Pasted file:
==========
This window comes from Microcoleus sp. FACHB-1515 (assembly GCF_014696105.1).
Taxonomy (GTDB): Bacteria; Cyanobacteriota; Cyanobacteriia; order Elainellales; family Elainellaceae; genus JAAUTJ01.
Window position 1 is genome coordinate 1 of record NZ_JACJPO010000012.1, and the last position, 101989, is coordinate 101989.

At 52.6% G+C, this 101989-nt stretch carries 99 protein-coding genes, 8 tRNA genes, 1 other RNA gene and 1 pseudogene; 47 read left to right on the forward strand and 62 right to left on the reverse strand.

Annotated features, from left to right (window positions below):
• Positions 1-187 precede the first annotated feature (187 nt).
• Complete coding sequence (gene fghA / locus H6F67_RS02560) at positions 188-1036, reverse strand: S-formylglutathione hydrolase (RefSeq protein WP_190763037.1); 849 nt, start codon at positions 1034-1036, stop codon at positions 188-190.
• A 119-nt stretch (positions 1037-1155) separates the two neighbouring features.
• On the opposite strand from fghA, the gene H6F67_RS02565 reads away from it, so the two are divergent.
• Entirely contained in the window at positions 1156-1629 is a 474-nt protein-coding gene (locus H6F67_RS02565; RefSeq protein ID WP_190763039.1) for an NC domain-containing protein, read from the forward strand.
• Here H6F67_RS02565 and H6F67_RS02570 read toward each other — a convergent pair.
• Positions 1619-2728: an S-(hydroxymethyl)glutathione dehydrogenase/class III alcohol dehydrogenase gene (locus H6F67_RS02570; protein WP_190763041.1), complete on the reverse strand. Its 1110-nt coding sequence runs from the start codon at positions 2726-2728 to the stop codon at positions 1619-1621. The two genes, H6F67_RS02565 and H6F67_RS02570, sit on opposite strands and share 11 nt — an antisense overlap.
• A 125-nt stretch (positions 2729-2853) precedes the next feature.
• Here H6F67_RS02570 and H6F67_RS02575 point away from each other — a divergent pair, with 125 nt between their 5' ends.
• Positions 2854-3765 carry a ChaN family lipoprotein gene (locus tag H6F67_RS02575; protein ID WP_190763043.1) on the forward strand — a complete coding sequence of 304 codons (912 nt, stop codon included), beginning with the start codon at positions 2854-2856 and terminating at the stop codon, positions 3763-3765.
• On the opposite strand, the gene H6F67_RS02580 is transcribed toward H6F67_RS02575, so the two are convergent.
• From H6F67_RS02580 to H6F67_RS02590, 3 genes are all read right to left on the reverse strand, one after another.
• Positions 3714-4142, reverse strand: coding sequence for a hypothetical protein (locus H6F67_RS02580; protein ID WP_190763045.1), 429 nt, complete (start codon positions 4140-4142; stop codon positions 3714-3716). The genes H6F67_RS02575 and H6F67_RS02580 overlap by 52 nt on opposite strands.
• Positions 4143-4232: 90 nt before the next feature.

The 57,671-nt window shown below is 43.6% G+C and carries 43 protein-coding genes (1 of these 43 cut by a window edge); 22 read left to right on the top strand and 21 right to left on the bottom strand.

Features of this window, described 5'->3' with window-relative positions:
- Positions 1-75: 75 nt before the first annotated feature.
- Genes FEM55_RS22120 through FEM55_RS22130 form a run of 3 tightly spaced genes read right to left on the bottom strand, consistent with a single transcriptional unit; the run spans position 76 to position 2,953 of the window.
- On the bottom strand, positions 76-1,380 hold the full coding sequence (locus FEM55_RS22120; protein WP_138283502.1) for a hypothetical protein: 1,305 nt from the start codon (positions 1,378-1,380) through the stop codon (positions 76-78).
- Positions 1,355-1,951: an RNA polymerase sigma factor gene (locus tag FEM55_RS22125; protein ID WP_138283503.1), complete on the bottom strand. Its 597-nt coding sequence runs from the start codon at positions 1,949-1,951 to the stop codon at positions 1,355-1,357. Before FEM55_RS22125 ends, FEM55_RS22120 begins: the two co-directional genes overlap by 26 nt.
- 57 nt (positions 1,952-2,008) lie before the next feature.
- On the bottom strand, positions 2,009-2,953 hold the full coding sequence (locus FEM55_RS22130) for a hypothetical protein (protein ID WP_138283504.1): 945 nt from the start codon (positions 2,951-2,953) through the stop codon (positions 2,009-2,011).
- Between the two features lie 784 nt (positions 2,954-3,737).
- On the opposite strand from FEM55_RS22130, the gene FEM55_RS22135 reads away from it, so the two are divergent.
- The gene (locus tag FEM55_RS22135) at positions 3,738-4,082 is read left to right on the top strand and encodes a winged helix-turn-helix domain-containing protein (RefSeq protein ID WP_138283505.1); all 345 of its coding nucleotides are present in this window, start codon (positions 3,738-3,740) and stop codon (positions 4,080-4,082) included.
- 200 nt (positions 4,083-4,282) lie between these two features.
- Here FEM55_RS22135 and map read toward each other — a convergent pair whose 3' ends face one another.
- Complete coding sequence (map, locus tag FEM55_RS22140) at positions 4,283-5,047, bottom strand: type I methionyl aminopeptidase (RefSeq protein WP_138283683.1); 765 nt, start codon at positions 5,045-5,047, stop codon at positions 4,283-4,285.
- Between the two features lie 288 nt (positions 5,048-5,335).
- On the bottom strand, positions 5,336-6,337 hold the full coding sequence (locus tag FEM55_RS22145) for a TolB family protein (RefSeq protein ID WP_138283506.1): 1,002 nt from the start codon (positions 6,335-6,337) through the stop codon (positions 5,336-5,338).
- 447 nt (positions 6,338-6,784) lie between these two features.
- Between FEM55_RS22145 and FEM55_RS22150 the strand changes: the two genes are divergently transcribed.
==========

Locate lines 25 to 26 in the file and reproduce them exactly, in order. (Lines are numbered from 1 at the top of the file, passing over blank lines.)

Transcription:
- Positions 1,355-1,951: an RNA polymerase sigma factor gene (locus tag FEM55_RS22125; protein ID WP_138283503.1), complete on the bottom strand. Its 597-nt coding sequence runs from the start codon at positions 1,949-1,951 to the stop codon at positions 1,355-1,357. Before FEM55_RS22125 ends, FEM55_RS22120 begins: the two co-directional genes overlap by 26 nt.
- 57 nt (positions 1,952-2,008) lie before the next feature.